export class MyModule {  
  static forRoot(config: SomeConfig): ModuleWithProviders<**SomeModule**>  
{  
   return {  
         ngModule: SomeModule,  
         providers: [{ provide: SomeConfig, useValue: config }]  
   };  
 }  
}

Do not worry about migrating the code yourself. After you have updated to version 9, your codebase will be automatically migrated. This also applies to all migration schematics, as soon as you update with the command:

ng update

All of your code becomes in sync with the latest changes.

4. Changes with Angular Forms

There are a few form changes you should be aware of in this new Angular version. The first is that the <ngForm></ngForm> is no longer a valid selector to use while referencing an Angular form. You can use the <ng-form></ng-form> instead. Also the warning for using the removed form tag has been removed too. Secondly, the FormsModule.withConfig has been removed and you can now use the FormsModule directly.

5. Dependency Injection Changes in Core

For dependency injection, the new version of Angular also comes with a little improvement. This is not such a big change, but some support has been added for the providedIn value section of dependency injections.

@Injectable({    providedIn: 'platform'  })  class MyService {...}

Scopes like platform and any have been added to the library of values for the providedIn property.

6. Enhancement of Language Service

The language service support for integrated development environments like VS Code and WebStorm has been further improved with this new version. Now, definition of links will become more consistent, and even definition for style URLs will now be checked as template URLs. Even the URLs that do not point to actual project files will now be diagnosed.

Also Diagnostics improvements like TypeScriptHost will now be able to differentiate severity logging by debug methods and errors. A convenience script has now been added to this new version too to help with building and testing scripts.

7. Service Worker Updates

In this new version, for service workers the deprecated versioned files option in the service worker asset group config has been removed. This means that your ngsw-config.json file that looked like this:



"assetGroups": [  
  {  
    "name": "test",  
    "resources": {  
      "versionedFiles": [  
        "/**/*.txt"  
      ]  
    }  
  }  
]

Would now look like this:


"assetGroups": [  
  {  
    "name": "test",  
    "resources": {  
      "files": [  
        "/**/*.txt"  
      ]  
    }  
  }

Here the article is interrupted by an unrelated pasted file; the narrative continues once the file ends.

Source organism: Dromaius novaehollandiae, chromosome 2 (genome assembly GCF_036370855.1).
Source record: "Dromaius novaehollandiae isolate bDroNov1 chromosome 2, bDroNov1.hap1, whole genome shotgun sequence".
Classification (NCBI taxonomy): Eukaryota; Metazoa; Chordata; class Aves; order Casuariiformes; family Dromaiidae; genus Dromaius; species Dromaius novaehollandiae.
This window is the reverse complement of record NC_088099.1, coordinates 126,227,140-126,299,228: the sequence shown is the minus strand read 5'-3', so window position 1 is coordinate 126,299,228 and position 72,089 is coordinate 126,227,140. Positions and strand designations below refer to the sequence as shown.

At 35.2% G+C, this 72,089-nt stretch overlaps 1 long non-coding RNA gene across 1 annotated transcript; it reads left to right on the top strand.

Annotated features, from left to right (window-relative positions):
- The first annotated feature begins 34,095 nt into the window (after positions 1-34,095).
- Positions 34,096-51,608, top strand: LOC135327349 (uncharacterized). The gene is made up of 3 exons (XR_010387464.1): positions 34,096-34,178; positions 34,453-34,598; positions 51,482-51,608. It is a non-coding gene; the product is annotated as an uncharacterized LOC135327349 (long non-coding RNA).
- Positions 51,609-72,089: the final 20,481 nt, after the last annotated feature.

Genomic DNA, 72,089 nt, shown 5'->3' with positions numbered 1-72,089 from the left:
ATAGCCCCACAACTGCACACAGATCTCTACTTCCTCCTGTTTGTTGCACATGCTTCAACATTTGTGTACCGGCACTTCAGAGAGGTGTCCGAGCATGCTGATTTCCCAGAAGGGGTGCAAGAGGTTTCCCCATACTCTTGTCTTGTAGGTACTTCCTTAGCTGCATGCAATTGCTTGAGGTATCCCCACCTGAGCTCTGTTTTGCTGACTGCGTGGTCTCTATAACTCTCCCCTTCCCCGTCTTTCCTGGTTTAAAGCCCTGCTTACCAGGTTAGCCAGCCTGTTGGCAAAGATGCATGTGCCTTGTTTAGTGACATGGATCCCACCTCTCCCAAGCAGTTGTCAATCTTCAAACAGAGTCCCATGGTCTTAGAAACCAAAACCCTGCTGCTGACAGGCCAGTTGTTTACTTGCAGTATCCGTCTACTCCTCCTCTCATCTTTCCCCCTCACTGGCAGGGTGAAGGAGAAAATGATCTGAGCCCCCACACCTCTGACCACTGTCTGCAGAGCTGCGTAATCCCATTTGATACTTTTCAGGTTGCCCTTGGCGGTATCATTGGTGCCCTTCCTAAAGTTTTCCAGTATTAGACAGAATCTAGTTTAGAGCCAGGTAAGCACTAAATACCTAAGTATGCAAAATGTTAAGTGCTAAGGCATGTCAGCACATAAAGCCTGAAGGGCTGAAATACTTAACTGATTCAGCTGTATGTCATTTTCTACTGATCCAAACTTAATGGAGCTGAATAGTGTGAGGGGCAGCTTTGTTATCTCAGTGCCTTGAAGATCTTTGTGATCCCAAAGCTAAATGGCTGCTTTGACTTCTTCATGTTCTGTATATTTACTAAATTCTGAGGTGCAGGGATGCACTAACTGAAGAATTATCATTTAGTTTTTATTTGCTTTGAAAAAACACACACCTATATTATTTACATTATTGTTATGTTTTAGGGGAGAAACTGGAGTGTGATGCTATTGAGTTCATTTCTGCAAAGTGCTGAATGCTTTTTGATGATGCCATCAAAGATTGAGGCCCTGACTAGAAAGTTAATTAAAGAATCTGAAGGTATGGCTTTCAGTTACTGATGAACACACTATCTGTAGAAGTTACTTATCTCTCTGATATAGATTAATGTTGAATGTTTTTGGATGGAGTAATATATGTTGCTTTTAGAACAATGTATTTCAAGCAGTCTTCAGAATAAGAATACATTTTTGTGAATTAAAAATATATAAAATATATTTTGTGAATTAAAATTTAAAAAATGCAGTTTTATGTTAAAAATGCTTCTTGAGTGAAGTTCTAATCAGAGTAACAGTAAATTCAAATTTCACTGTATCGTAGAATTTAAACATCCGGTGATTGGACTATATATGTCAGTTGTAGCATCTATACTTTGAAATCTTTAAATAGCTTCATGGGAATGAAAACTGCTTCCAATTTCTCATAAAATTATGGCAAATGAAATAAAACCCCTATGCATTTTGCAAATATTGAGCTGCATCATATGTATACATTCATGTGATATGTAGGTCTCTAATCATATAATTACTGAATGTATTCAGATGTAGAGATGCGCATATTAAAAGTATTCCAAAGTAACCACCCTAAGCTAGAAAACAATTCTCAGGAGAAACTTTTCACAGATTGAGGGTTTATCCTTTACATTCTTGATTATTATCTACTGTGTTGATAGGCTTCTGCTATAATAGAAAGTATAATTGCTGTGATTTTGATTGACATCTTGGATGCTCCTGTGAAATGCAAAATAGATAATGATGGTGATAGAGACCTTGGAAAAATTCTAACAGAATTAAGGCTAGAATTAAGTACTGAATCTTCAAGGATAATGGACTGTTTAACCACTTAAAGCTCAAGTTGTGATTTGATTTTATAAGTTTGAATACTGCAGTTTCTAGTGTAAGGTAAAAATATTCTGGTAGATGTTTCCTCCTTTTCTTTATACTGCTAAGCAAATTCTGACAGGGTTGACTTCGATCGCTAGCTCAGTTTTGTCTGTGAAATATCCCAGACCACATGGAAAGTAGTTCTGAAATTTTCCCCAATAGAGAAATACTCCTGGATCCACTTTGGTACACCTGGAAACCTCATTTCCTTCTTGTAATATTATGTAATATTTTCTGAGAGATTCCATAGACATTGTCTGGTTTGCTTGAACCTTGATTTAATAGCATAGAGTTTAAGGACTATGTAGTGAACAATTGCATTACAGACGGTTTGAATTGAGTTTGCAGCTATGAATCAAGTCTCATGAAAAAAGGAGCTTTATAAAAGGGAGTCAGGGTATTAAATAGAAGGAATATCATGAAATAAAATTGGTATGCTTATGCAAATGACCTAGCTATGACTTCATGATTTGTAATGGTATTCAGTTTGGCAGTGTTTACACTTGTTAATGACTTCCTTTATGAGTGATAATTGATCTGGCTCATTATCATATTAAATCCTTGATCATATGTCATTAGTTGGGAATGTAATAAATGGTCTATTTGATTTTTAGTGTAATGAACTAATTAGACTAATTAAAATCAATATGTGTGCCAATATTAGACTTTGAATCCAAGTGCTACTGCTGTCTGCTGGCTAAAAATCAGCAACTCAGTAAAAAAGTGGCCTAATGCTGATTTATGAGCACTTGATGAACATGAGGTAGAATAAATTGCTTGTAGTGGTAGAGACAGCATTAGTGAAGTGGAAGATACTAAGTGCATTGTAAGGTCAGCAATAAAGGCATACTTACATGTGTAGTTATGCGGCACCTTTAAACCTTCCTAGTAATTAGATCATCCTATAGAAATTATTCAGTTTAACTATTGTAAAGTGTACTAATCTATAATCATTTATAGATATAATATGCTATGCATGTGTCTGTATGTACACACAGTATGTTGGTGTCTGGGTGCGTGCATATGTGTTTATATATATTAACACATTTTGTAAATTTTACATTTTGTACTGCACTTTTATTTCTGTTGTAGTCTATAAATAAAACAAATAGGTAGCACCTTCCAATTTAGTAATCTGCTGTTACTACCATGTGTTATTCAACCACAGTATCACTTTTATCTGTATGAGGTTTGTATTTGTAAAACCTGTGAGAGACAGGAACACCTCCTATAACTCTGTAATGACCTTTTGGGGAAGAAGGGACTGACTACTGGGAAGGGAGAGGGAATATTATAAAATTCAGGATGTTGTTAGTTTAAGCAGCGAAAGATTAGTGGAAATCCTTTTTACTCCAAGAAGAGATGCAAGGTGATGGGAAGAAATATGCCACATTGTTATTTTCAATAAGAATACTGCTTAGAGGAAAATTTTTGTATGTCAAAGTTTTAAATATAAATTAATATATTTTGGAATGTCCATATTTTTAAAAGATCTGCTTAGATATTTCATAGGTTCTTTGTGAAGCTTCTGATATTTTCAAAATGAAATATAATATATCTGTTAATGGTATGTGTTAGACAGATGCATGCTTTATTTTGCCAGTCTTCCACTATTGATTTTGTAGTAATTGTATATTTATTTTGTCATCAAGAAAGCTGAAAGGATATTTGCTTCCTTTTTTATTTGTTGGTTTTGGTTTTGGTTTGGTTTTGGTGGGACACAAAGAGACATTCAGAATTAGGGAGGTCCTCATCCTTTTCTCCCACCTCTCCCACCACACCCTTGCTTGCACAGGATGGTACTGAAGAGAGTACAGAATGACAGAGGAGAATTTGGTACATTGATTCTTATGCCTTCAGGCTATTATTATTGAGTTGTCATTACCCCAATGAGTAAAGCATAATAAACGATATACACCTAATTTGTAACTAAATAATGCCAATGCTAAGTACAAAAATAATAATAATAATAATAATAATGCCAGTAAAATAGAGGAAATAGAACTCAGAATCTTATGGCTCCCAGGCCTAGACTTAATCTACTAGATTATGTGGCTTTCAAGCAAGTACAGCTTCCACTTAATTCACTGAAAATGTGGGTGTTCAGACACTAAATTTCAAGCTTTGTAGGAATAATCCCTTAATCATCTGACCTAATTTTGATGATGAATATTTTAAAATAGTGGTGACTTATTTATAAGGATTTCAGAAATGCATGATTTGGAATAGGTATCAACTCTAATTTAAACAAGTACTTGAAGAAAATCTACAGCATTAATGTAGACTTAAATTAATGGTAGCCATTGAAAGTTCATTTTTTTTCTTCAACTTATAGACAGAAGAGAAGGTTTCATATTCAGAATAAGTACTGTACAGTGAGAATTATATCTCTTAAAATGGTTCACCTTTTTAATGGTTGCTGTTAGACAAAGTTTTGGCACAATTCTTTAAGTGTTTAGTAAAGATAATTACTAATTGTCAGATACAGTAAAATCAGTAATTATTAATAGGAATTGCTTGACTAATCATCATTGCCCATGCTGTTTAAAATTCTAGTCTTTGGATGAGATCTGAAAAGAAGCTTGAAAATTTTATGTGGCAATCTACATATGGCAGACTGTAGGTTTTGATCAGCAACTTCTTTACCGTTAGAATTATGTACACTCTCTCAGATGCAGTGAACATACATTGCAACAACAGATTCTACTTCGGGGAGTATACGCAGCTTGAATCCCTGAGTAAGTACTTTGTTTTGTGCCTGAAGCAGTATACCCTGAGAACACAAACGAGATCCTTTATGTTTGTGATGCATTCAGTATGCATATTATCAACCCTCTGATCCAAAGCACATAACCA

]

8. i18n Improvements

Angular as a JavaScript framework has long supported internationalization, and with the Angular CLI you can generate standard codes that would help create translator files so that your application can be published in multiple languages. This process has been even further refactored by the Angular team on Ivy to make it easier to add compile-time inlining.

9. API Extractor Updates

Angular is a holistic framework and so depends on many other services and libraries to function effectively. There is, however, the problem of keeping up with updates for all these libraries and services, resolutions and new features. In this new version of Angular, these libraries will be tracked and update the API Extractor to the newest version, where it uses Bazel at every build time to detect the API landscape of these libraries, produce reports and fish out missing updates or new features and documents in such a way that they would be communicated to you easily. This makes it easier to handle maintenance and keep everything up to date.

10. Angular Component Updates

For the CDK, there is an update about Hammer.js, which helps to add gesture support and was required if you wanted to use the CDK. Now it is optional. You can import it though optionally with this command:

import `HammerModule` from [@angular/platform-browser]

There is a clipboard module that shipped with this new version too, available in the CDK family. There is also a new Google Maps package finally available in this new Angular version, called the @angular/google-maps package.

From Angular 9, no component can be imported through @angular/material. You are to use the individual secondary entry-points, such as @angular/material/button.

11. Updating to Angular Version 9

For step-by-step instructions on how to update to the latest Angular release, use the interactive update guide at update.angular.io.

12. Updating CLI Apps

If your application uses the CLI, you can update to version 9 automatically with the help of the ng update script:


ng update @angular/[email protected] @angular/[email protected]  
git add .  
git commit --all -m "build: update Angular packages to latest 8.x version"  
ng update @angular/cli @angular/core --next`

This article is the end, that's all the new features in Angular 9 I want to share with you. If you find the article useful, please share it with everyone. Thanks for reading !